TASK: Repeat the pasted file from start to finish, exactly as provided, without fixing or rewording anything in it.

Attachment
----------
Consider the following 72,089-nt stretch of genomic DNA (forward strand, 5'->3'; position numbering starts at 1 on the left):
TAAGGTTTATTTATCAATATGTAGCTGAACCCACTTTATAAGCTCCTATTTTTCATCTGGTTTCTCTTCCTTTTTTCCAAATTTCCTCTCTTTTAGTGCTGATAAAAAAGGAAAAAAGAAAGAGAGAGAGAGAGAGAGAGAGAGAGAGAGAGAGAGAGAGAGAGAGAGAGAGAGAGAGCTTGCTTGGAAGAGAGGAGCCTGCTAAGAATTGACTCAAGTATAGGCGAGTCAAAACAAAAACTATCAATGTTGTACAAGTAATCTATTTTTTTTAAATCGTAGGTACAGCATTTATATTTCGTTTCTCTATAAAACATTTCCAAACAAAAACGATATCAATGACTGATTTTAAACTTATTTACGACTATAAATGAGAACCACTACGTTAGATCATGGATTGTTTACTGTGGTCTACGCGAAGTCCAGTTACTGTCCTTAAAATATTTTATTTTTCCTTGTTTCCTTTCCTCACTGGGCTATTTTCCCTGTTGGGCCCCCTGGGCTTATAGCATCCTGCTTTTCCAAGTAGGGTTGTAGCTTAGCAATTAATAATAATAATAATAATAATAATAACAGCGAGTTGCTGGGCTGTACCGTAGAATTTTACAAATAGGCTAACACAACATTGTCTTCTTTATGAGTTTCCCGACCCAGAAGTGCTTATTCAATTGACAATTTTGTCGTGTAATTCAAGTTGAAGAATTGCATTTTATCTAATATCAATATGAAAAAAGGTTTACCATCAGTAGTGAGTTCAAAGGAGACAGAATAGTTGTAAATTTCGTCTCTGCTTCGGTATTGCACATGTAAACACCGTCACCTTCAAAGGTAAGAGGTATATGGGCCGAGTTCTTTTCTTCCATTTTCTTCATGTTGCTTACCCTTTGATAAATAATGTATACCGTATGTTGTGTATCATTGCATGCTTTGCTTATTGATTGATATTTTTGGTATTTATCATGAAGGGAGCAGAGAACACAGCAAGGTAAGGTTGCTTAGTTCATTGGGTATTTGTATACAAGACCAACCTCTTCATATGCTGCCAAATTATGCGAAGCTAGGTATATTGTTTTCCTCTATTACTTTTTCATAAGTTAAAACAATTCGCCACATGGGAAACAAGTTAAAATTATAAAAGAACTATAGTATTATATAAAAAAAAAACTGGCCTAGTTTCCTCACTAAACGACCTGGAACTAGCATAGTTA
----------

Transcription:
Consider the following 72,089-nt stretch of genomic DNA (forward strand, 5'->3'; position numbering starts at 1 on the left):
TAAGGTTTATTTATCAATATGTAGCTGAACCCACTTTATAAGCTCCTATTTTTCATCTGGTTTCTCTTCCTTTTTTCCAAATTTCCTCTCTTTTAGTGCTGATAAAAAAGGAAAAAAGAAAGAGAGAGAGAGAGAGAGAGAGAGAGAGAGAGAGAGAGAGAGAGAGAGAGAGAGAGAGCTTGCTTGGAAGAGAGGAGCCTGCTAAGAATTGACTCAAGTATAGGCGAGTCAAAACAAAAACTATCAATGTTGTACAAGTAATCTATTTTTTTTAAATCGTAGGTACAGCATTTATATTTCGTTTCTCTATAAAACATTTCCAAACAAAAACGATATCAATGACTGATTTTAAACTTATTTACGACTATAAATGAGAACCACTACGTTAGATCATGGATTGTTTACTGTGGTCTACGCGAAGTCCAGTTACTGTCCTTAAAATATTTTATTTTTCCTTGTTTCCTTTCCTCACTGGGCTATTTTCCCTGTTGGGCCCCCTGGGCTTATAGCATCCTGCTTTTCCAAGTAGGGTTGTAGCTTAGCAATTAATAATAATAATAATAATAATAATAACAGCGAGTTGCTGGGCTGTACCGTAGAATTTTACAAATAGGCTAACACAACATTGTCTTCTTTATGAGTTTCCCGACCCAGAAGTGCTTATTCAATTGACAATTTTGTCGTGTAATTCAAGTTGAAGAATTGCATTTTATCTAATATCAATATGAAAAAAGGTTTACCATCAGTAGTGAGTTCAAAGGAGACAGAATAGTTGTAAATTTCGTCTCTGCTTCGGTATTGCACATGTAAACACCGTCACCTTCAAAGGTAAGAGGTATATGGGCCGAGTTCTTTTCTTCCATTTTCTTCATGTTGCTTACCCTTTGATAAATAATGTATACCGTATGTTGTGTATCATTGCATGCTTTGCTTATTGATTGATATTTTTGGTATTTATCATGAAGGGAGCAGAGAACACAGCAAGGTAAGGTTGCTTAGTTCATTGGGTATTTGTATACAAGACCAACCTCTTCATATGCTGCCAAATTATGCGAAGCTAGGTATATTGTTTTCCTCTATTACTTTTTCATAAGTTAAAACAATTCGCCACATGGGAAACAAGTTAAAATTATAAAAGAACTATAGTATTATATAAAAAAAAAACTGGCCTAGTTTCCTCACTAAACGACCTGGAACTAGCATAGTTA